“It’s truly about the land that we stand on, the blood and the bones of our ancestors that come from this land,” Mashpee Wampanoag Tribal Chairman Cedric Cromwell said at a Tribal rally in Washington D.C. in November 2018. (Photo by Native Business)
House members press for the passage of two land-in-trust legislation bills still before the Senate
Senate Majority Leader Mitch McConnell and Minority Leader Charles Schumer are in receipt of a letter featuring the signatures of 18 members of the House of Representatives, requesting the Senate pass two bills that would reaffirm the Mashpee Wampanoag Tribe’s land in trust.
- H.R. 312, the Mashpee Wampanoag Tribe Reservation Reaffirmation Act, would reaffirm the trust status of Tribal land taken into trust in 2015 by the Obama Administration.
- H.R. 375 would overrule the Supreme Court’s decision in Carcieri v. Salazar that barred the Interior from taking land into trust for Tribes that were federally recognized after 1934, when the Indian Reorganization Act was enacted.
The bills passed the House chamber months ago and await Senate approval.
“[H.R. 312] would simply ensure the Mashpee Wampanoag Tribe is no longer vulnerable to having its land taken out of trust, and the Tribe is treated equally alongside other Native American Tribes so it can care for its members and protect its legacy,” the letter states.
On March 27, the Secretary of the Interior notified the Mashpee Wampanoag Tribe that it would revoke the Tribe’s reservation status, undermining the federal legitimacy of a Tribal people who welcomed the first settlers to Plymouth Rock in 1620. The action would remove 321 acres from federal trust protection in Mashpee and Taunton, Massachusetts. “There is a problematic and deeply sad history of the U.S. government taking systematic actions to harm indigenous peoples of North America. It’s shameful to see that continue in 2020,” Massachusetts State Sen. Julian Cyr, D-Truro, told the Cape Cod Times.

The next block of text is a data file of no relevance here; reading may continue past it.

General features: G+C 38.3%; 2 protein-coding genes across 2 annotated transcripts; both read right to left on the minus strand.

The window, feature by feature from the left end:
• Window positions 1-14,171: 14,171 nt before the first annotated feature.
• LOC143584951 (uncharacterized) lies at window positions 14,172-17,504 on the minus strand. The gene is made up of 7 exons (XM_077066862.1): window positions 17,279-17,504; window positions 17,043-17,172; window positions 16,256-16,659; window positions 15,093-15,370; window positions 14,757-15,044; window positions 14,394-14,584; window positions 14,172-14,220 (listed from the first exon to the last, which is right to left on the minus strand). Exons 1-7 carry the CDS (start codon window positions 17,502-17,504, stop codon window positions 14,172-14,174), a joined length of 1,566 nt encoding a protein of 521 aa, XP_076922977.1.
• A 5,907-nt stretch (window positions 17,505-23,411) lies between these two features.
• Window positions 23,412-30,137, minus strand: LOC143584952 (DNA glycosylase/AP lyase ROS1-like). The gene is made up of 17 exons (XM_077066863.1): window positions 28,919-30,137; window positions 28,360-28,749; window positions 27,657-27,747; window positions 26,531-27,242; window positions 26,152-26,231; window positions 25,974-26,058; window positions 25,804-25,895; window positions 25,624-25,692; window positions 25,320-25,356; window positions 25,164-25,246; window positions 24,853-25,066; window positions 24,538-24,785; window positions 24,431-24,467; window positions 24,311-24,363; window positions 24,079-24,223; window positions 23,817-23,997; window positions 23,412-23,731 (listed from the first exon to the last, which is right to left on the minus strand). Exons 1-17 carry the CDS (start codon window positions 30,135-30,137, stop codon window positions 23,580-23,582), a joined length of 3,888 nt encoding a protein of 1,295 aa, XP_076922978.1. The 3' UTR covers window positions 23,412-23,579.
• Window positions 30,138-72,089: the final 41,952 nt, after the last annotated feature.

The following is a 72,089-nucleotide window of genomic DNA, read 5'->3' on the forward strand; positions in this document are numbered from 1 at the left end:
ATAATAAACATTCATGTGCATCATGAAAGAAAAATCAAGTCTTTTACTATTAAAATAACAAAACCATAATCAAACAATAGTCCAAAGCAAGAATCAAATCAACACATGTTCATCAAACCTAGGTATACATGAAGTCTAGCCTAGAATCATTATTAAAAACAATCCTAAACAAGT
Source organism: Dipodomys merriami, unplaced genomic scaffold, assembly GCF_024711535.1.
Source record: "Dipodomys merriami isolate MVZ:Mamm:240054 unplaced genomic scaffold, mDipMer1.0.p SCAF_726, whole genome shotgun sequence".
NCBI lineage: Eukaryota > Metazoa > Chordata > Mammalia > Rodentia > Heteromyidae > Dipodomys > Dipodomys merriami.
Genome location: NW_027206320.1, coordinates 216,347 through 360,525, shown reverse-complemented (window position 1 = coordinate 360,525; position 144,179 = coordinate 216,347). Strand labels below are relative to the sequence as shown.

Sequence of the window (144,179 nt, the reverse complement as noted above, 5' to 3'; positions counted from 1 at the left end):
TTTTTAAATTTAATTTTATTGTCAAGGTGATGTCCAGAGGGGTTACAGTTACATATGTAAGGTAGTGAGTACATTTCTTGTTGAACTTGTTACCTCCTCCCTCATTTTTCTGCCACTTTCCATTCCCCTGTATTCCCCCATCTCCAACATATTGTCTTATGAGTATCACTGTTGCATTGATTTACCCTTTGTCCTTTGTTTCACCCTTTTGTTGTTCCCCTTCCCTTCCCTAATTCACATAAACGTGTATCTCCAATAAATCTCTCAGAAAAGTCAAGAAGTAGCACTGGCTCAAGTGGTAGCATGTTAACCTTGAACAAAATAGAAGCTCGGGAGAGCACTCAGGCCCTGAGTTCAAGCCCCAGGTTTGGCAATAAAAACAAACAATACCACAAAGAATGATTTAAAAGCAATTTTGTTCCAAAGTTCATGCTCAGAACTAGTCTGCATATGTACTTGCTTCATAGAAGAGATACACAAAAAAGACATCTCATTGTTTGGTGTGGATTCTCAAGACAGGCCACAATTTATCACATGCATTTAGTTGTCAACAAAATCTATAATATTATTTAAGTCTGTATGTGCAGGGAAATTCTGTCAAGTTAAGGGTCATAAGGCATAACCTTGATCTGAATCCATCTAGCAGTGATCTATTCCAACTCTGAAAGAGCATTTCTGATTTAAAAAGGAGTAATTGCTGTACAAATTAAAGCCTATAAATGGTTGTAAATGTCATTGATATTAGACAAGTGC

The District Court for the District of Columbia has agreed to stay Interior Secretary David Bernhardt’s order for 45 days. On March 30, the Mashpee Wampanoag Tribe asked the court to issue an emergency restraining order to prevent the Interior from taking its land out of trust.
“The clock is now ticking,” the House letter to the Senate states. “In the middle of a worldwide pandemic, with the United States struggling to contain the spread of COVID-19, it is highly objectionable that DOI would take such action in the first place.”
Legislators and Tribal advocates have called the Interior’s March 27th action “cruel” and unjust to the Mashpee Wampanoag Tribe and all of Indian Country, particularly during the COVID-19 pandemic. The Interior Secretary’s move violates the federal government’s solemn trust responsibility to safeguard Tribal Nations and their lands.
“Our land is sacred. It’s where our people receive health services. It’s where our children attend our language immersion school. It’s where we are building houses for our citizens. Taking our land is a direct attack on our culture and our way of living,” said Mashpee Wampanoag Tribal Chairman Cedric Cromwell. “We now have no choice but to divert precious resources from COVID-19 to address this unwarranted attack on our sovereignty. This is an unconscionable act that’s ushered in a new termination era, and it is the latest evidence of the erosion of the Department’s willingness to act consistent with its trust duties to protect Tribal lands.”
Another letter boasting the signatures of 50 state legislators — recruited by Sen. Cyr and state Rep. David Vieira, R-Falmouth, and sent to Washington today — urges the Interior’s recent action to disestablish the Tribe’s reservation land be rescinded.